the bill accumulated at by-the-hour or by-the-minute rate typically exceeds the
cost of otherwise paying a flat daily rate on a traditional car rental.
services are all on par with each other on price. All of the companies charge flat rate pricing
— often as cheap as $8 an hour— which includes fuel, insurance, and roadside
assistance. If a car runs low on fuel during a drive, a user can pay for petrol
using a company credit card that is supplied with each car. Basic insurance
coverage varies in specifics, but policies typically cover a damage deductible
for common accidents of around $750 to $1,000.
for-profit car share services sometimes have government-run counterparts that
can also be used for short jaunts around town, such as Paris’s Autolib', the city’s vehicle-sharing
successor to its bicycle hire scheme Velib’.
But these city-specific fleets have yet to spread much beyond Paris, making global
programs like Zipcar, Hertz on Demand and Car2go better bets for globetrotting
cheat sheet comparing the companies.
767,000 members, this is world’s largest car-sharing service. It has vehicles available around the world, with 10,000 parked across
more than 500 locations, including 20 US cities, London and five other UK
cities, and major destinations in Canada, Spain and Austria. Users pay a yearly
membership fee that varies by location and a one-time application fee; rates
include fuel and insurance.
Hertz on Demand
Run by the global
rental chain Hertz, this service has cars available in Berlin, London, Paris, Madrid,
Sydney and the US (in Boston, Chicago, Denver, Miami, New York City, San
Antonio, San Francisco and Washington DC). It has 1,600 vehicles scattered over
more than 800 locations and serves 230,000 members, though about half of those
members and vehicles are in and around New York City. Unlike Zipcar, Hertz on
Demand doesn’t charge an annual membership fee; fuel costs are only complimentary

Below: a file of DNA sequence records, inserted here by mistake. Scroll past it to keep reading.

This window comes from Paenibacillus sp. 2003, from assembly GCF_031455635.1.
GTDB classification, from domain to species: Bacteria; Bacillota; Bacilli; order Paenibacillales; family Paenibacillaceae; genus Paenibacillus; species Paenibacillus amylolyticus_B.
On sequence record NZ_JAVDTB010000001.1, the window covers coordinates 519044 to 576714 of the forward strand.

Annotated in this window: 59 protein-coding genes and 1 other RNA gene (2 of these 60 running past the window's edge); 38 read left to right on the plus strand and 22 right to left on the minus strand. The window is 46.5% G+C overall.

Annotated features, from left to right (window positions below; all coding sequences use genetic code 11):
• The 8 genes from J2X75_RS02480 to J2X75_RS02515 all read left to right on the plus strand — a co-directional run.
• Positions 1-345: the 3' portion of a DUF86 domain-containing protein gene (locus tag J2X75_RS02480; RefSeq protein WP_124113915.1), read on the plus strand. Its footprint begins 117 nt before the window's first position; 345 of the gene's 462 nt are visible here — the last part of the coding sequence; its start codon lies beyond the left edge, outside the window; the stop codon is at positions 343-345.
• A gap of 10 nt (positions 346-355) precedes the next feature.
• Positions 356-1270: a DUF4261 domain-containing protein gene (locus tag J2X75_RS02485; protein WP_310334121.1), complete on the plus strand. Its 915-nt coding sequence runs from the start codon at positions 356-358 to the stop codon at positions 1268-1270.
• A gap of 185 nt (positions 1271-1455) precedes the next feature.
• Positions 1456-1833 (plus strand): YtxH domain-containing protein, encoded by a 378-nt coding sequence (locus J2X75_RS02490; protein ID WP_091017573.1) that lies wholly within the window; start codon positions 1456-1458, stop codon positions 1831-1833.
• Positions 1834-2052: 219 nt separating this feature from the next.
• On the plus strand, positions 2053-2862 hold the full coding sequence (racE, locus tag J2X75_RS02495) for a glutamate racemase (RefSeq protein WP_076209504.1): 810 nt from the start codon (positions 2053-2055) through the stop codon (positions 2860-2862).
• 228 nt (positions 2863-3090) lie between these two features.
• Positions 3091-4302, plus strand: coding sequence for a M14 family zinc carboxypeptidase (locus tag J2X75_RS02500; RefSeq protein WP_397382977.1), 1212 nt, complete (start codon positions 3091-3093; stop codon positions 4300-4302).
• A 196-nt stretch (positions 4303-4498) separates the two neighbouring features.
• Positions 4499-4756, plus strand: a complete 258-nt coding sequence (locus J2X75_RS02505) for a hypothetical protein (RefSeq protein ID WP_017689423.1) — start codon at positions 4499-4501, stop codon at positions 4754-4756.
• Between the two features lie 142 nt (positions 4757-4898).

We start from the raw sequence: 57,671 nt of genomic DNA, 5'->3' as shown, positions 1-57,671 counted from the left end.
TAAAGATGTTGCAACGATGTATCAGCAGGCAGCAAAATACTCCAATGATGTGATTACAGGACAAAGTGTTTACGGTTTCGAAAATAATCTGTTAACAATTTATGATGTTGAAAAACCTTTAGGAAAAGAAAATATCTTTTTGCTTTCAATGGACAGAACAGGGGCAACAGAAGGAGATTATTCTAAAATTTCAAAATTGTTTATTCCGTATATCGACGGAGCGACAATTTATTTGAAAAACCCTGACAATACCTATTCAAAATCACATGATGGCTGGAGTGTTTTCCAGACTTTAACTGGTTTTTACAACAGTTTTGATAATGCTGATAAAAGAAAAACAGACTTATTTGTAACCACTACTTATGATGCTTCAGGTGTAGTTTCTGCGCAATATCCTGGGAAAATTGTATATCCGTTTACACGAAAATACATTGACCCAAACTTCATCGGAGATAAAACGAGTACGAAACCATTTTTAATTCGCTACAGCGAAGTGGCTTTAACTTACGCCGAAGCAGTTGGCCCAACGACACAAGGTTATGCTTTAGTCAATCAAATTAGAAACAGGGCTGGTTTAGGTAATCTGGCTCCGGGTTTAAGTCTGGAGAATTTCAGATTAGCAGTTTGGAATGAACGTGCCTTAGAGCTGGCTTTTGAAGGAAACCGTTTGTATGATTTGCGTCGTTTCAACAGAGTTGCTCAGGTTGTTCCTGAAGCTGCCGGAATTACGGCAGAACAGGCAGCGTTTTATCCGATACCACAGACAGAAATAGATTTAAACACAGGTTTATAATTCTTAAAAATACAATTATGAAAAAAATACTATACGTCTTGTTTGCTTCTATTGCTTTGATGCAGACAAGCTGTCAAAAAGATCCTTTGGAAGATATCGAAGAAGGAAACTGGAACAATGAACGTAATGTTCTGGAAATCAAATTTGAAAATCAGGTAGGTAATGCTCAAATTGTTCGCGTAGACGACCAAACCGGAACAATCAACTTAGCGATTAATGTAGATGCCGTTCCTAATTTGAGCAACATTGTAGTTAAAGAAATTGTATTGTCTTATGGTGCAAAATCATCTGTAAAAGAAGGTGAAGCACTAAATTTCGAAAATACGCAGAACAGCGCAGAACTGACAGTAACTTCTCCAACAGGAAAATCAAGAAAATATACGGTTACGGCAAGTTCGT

for the first 20 miles driven per day; the company allows one-way trips; and most
of its vehicles have been re-fitted with NeverLost SatNav devices that give turn-by-turn
directions. Members can earn points in the Hertz Gold loyalty program.
Zipcar and On Demand, which rent by the hour, Car2go rents cars by the minute. Like
On Demand but unlike Zipcar, Car2go permits one-way trips within the same metropolitan
area. Uniquely, the 250,000-member scheme doesn’t require vehicles to be
returned to designated parking spaces, and only uses a single model in its
fleet of 6,000 vehicles worldwide, namely, the ultra-compact Smart
fortwo, which some
drivers find to be utterly adorable and others consider to be inadequately sized.
(Zipcar and On Demand each have a broad range of vehicles.) The company, run by
German automaker Daimler, rents 1,750 vehicles across six US cities (Austin, San
Diego, Seattle, Washington DC, Miami and Portland, Oregon), six cities in
Germany (Berlin, Düsseldorf, Hamburg, Cologne, Stuttgart and Ulm, three in
Canada (Calgary, Toronto and Vancouver), plus Amsterdam, London and Vienna. Rates,
which include fuel and insurance, vary by country, plus there is a one-time
Sean O’Neill is the travel tech columnist for BBC Travel